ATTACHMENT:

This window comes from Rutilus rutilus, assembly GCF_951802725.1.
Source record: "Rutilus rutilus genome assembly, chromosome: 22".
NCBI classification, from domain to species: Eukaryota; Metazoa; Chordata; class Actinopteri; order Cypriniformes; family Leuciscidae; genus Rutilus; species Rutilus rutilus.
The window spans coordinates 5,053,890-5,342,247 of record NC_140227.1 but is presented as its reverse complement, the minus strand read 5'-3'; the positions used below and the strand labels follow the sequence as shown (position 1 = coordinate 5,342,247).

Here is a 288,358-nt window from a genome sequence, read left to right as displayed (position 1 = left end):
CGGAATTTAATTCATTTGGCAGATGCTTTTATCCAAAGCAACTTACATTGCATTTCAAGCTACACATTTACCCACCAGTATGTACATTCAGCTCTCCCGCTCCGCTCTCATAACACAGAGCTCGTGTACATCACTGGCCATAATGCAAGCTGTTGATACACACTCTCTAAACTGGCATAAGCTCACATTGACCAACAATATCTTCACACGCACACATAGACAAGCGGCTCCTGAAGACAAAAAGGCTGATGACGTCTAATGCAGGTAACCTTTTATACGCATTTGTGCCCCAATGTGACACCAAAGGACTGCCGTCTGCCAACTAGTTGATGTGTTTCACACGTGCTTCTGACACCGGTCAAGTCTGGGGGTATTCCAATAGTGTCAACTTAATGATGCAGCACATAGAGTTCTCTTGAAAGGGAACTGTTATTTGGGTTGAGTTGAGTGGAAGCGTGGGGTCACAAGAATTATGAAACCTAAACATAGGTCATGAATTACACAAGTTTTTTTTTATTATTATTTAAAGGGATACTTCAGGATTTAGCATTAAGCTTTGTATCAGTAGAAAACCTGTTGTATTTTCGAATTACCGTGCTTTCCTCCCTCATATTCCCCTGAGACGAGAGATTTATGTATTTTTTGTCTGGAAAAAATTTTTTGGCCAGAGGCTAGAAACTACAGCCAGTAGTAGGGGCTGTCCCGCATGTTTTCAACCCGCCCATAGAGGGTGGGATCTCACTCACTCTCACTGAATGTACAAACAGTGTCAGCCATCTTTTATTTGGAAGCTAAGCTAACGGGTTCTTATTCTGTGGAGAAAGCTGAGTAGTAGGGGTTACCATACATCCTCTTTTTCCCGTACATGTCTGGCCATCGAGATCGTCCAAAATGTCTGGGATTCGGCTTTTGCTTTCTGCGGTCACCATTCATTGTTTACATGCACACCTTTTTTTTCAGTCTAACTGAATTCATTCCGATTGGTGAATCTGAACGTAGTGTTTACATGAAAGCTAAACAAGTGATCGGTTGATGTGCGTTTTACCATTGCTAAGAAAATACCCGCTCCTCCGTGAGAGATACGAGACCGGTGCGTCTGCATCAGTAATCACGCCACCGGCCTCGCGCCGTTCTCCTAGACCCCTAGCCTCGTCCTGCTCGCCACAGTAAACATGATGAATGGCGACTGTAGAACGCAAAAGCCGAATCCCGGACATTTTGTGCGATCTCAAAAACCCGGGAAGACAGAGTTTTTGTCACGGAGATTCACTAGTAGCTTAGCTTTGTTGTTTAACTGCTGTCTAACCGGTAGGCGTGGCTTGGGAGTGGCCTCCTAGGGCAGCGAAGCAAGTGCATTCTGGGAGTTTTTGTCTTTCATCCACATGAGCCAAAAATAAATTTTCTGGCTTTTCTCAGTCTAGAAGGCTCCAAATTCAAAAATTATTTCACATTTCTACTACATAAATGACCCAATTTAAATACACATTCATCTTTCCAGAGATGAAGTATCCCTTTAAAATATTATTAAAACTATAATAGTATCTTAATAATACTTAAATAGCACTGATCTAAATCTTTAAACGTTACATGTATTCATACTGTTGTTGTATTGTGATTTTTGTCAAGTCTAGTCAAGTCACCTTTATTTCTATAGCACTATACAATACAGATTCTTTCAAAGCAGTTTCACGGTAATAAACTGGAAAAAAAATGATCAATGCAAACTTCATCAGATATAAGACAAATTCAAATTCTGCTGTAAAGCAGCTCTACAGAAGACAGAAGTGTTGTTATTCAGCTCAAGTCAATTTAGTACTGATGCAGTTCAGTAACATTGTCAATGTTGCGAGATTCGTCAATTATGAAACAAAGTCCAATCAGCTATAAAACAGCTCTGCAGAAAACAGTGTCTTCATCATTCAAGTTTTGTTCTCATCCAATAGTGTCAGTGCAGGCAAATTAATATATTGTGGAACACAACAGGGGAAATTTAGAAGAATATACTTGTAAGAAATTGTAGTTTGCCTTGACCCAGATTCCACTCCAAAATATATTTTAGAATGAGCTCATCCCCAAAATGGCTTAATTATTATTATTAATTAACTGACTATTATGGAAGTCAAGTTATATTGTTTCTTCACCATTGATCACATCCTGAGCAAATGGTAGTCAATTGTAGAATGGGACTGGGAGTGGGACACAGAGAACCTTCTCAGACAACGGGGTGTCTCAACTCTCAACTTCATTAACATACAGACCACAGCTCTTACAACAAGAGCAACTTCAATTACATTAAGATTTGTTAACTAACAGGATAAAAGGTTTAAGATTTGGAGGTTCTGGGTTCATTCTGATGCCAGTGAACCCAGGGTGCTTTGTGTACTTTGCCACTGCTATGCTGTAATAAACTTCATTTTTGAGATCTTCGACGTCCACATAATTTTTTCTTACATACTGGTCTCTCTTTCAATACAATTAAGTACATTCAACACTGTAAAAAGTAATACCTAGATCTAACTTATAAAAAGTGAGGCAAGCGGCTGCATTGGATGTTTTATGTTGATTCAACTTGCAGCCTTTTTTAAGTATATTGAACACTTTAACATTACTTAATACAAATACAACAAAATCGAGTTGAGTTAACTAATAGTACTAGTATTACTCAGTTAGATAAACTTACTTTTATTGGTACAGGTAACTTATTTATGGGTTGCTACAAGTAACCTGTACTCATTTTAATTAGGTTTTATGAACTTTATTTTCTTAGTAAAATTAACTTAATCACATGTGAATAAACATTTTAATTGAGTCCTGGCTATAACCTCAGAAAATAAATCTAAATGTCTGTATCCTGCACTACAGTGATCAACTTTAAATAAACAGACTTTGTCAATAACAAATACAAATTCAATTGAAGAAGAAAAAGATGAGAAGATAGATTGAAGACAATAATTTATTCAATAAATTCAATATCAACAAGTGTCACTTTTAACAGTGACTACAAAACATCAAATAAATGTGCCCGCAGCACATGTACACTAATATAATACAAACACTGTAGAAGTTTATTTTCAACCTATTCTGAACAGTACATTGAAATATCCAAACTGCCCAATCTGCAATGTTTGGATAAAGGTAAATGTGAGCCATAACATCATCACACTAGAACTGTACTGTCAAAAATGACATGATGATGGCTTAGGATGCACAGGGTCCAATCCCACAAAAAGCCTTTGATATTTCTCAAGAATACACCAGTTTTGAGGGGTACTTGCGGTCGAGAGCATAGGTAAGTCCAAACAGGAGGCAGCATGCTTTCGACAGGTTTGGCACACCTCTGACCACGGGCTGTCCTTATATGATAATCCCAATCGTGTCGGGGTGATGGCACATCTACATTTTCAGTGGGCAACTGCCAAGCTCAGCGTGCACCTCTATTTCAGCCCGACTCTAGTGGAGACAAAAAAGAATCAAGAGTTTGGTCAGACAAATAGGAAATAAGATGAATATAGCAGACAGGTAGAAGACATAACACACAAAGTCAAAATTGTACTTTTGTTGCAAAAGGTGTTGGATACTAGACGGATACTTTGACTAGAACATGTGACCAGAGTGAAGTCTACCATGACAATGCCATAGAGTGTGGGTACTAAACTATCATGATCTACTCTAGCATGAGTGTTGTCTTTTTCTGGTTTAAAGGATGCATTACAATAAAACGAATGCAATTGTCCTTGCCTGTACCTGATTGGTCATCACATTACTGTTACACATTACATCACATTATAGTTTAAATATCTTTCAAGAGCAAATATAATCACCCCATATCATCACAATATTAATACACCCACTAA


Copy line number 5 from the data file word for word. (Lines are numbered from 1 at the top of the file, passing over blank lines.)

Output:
Here is a 288,358-nt window from a genome sequence, read left to right as displayed (position 1 = left end):